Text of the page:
This project involved the production of a safety video designed for workers who have a developmental disability. Its purpose was to educate developmentally disabled adults currently employed or seeking employment. The video is accompanied with a facilitator’s guide, including an interactive workshop component.
Airway Obstruction and Hypersensitivity among Young Workers: 16 Year Follow up of Machinist and Construction Apprentices
The purpose of this project was to examine whether changes that occur in the lungs early in a person's working life in response to irritants or allergens at work, predict the development of chronic breathing problems later on. This was a follow-up to a previous B.C. study, which found machinist apprentices had developed more sensitive airways than other apprentices had after only two years of employment.
Immigrant Workers' Experiences after Work-related Injury in British Columbia: Identifying Key Questions and Building Research Capacity
This research will examine immigrant workers’ experiences after a work-related injury, including issues such as their experiences with the workers’ compensation system and their knowledge of and willingness to invoke their rights. The research findings may also be used to inform more comprehensive research on injured immigrant workers in BC and across Canada.
Developing a Safety Climate: Shared Assumptions and Interventions
This project addressed safety behaviour in the acute care nursing environment and tested interventions believed to influence nurse behaviour and health outcomes.
Using Remotely Operated Jacks to Fall Dangerous Trees
The objective of this project was to determine possibilities for using light-weight remotely operated jacks to hand fall dangerous trees, and therefore reduce the risk of injury to hand fallers. This project first determined the jacking force required to fall dangerous trees given the amount and location of the holding wood. Given the required jacking force it was determined if it was possible to develop a remotely operated jack that weighs less than 10 lbs.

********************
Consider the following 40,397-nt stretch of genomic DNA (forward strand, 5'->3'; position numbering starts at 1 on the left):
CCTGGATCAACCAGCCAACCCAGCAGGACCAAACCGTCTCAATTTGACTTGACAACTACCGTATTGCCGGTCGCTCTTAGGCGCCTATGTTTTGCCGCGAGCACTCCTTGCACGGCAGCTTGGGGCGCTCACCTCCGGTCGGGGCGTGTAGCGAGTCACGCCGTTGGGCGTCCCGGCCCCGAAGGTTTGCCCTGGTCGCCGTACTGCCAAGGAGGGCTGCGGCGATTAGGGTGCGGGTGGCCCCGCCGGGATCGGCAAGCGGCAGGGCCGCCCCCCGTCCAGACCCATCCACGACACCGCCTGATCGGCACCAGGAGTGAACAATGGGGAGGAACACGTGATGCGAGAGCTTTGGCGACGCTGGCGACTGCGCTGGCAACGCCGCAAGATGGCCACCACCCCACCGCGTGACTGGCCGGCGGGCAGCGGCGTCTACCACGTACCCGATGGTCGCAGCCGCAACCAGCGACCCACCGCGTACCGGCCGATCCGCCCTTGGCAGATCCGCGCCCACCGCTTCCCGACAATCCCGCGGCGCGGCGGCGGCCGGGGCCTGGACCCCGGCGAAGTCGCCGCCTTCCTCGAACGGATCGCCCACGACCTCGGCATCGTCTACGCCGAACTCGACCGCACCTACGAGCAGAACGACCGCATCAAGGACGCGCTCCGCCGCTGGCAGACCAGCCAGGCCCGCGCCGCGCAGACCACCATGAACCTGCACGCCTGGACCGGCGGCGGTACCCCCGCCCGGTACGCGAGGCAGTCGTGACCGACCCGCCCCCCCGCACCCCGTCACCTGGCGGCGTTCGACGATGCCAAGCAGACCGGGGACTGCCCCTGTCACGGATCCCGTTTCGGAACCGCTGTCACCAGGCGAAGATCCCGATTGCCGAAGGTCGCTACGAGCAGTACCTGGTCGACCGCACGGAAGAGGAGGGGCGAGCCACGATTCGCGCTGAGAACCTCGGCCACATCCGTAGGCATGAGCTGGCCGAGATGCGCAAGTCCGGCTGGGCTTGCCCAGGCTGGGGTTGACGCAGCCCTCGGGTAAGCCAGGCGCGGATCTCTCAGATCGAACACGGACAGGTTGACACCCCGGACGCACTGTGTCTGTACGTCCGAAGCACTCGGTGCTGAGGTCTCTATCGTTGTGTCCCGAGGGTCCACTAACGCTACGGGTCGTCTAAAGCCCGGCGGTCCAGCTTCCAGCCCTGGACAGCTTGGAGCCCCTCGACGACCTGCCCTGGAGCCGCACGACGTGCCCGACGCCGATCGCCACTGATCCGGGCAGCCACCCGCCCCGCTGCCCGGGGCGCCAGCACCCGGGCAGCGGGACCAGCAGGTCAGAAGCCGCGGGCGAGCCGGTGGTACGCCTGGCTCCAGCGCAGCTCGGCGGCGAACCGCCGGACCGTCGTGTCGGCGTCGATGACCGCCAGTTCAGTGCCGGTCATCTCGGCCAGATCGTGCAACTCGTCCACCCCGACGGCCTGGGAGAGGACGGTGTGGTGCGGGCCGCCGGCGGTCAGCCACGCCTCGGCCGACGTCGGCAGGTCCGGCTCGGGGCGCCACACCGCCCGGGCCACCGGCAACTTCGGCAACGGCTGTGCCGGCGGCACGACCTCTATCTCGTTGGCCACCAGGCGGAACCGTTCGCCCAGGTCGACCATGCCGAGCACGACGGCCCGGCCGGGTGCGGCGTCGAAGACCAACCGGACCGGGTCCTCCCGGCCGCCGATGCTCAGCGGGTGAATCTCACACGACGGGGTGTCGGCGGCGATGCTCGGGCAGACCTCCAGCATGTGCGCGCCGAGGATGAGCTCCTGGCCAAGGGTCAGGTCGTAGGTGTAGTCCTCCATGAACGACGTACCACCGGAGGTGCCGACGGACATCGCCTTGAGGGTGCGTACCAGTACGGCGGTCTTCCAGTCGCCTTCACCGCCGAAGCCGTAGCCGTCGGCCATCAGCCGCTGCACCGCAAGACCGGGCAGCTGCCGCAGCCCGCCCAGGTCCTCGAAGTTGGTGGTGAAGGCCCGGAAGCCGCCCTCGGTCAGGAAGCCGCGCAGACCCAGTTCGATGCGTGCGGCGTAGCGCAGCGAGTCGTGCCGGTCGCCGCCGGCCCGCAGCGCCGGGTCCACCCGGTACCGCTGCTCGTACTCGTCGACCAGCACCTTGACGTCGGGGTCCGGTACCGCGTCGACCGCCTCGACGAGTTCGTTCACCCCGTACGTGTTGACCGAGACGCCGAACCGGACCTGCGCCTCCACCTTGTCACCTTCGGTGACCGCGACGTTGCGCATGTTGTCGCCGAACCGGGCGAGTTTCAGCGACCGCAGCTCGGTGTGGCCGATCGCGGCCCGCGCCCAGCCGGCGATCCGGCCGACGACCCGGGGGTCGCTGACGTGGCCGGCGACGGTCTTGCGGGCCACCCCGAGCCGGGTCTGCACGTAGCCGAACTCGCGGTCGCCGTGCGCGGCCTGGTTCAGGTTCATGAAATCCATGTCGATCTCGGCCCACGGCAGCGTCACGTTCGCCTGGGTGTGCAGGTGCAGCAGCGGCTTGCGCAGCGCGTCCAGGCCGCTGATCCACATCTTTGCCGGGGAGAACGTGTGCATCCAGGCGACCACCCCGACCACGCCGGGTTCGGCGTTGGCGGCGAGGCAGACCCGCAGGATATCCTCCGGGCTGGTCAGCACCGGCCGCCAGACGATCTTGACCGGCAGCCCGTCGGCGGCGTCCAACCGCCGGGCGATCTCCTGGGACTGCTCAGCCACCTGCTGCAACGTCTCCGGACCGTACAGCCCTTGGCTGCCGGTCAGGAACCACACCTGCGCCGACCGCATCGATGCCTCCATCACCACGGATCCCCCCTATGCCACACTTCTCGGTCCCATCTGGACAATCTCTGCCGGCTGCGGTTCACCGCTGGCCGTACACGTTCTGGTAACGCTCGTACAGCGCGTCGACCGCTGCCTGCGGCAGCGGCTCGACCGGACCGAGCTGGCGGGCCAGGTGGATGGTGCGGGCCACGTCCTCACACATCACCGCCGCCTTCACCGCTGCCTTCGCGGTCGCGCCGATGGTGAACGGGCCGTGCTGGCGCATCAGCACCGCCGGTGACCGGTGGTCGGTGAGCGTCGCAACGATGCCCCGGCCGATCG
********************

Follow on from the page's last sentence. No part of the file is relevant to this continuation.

Breaking New Ground: Does Radon Present a Health Risk to Nova Scotia Workers?
There is lack of clarity concerning health risks for Nova Scotia workers exposed to radon exceeding the naturally occurring radioactive materials limit. Radon can move freely through small places in the soil and rock, enabling it to enter the atmosphere or seep into buildings through dirt floors, cracks in concrete walls or floors, sump pumps, joints, or basement drains. A previous assessment carried out in Nova Scotia has shown that areas in the province are radon prone. As such, the research aimed to characterize its sources of entry and the levels of air concentrations within workplaces in Nova Scotia.
Development of Descent Guidelines for Log-hauling Vehicles: Highway Legal Configurations
This research project aimed to develop safe descent guidelines for highway size logging trucks, with the intention to use these guidelines to establish criteria for safe descent of steep roads, thereby improving the safety for drivers of these vehicles.
Preventing Needle-stick Injuries and the Use of Dental Safety Syringes
The purpose of this study was to investigate whether currently available safety engineered syringes are clinically appropriate to use in dental setting. It investigated whether safety engineered syringes contribute to safety and decrease the risk of injury and subsequent disease transmission to dental healthcare personnel, and if so, which safety engineered syringes provide the highest level of protection available.